PROOF has recently published a new study in the journal, Preventive Medicine, looking at the roles of provincial policy and economic environment on food insecurity. This new PROOF fact sheet and video summarizes some of the findings from this study.
For more information about this research, please see:
Simply having a job does not protect someone from food insecurity. Before the pandemic, 65% of food-insecure households relied on wages and salaries as their main source of income in 2017-2018. Which workers were most vulnerable to food insecurity when the pandemic hit?
People who continued to work outside the home (e.g., essential workers), those who had been working from home before the pandemic and continued to do so (e.g., customer service representatives), those who thought job loss was imminent, and those who stopped working due COVID-related business closure or layoffs. Also at very high risk of food insecurity were working-aged people outside the workforce entirely.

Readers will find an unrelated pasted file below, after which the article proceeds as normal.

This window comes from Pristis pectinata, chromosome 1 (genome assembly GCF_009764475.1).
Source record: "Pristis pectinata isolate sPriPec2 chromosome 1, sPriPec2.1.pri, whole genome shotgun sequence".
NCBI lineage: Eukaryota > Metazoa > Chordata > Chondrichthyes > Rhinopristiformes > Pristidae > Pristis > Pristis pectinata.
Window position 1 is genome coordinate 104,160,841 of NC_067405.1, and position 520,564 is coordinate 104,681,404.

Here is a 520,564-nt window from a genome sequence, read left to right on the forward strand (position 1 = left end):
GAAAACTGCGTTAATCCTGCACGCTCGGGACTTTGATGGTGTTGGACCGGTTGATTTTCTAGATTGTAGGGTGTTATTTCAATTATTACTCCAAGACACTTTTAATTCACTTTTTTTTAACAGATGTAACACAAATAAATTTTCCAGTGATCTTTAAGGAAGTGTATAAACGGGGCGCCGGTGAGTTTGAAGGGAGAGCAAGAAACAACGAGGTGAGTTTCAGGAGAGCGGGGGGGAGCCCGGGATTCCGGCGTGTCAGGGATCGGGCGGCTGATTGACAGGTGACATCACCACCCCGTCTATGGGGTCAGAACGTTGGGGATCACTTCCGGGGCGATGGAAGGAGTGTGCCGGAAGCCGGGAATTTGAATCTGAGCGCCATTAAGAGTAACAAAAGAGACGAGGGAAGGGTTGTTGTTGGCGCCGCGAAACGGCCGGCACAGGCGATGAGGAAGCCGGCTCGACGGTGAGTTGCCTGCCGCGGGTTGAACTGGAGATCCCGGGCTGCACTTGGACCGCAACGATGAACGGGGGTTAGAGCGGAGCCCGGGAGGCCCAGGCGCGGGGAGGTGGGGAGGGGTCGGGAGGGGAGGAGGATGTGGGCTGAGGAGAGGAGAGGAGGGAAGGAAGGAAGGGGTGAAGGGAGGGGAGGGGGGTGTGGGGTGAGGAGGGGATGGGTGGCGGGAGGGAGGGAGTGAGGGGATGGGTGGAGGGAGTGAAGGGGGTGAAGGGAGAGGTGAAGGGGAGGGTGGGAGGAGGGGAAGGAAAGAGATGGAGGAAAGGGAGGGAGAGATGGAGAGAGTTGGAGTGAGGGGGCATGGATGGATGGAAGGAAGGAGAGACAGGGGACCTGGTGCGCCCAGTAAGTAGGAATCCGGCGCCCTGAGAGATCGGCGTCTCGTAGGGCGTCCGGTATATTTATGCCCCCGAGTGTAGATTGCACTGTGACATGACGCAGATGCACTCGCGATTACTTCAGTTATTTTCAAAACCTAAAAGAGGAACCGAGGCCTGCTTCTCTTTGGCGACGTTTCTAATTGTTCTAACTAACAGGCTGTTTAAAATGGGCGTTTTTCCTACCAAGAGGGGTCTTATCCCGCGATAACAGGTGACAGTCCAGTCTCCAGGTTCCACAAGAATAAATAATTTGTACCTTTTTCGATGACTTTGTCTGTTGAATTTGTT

Previous research on the relationship between employment and food insecurity established that households relying on low-wage, part-time, temporary, or precarious jobs, or a single wage earner for multiple people were especially vulnerable. The job disruptions brought on by the pandemic may further exacerbate these households’ financial hardship and food insecurity.
This study also found that only 7.4% of the food-insecure households made use of food charity in the past 30 days. This is a stark reminder of the wide disconnect between food insecurity and food bank use that existed before the pandemic. It calls into question the federal government’s decisions to allocate an unprecedented $250 million to charitable food assistance programs in 2020 in the name of addressing food insecurity during the pandemic and an additional $140 million as part of the 2021 Federal Budget. These policy decisions further entrench food charity as Canada’s main response to this serious public health problem despite there being no evidence that food charity can move households out of food insecurity.
Research has linked food insecurity to mental health problems, though little is known about this relationship among Canadian youth. We investigate the association between food insecurity severity and mental illnesses in a nationally representative youth sample.
The prevalence of food insecurity among adults over 65 in Canada is less than half of that among adults approaching 65, possibly due in part to the public pension universally disbursed from the age of 65. Given research associating food insecurity with higher risk of premature mortality, our objective was to determine the likelihood that food-insecure adults with incomes below the national median would live past 65 to collect the public pension.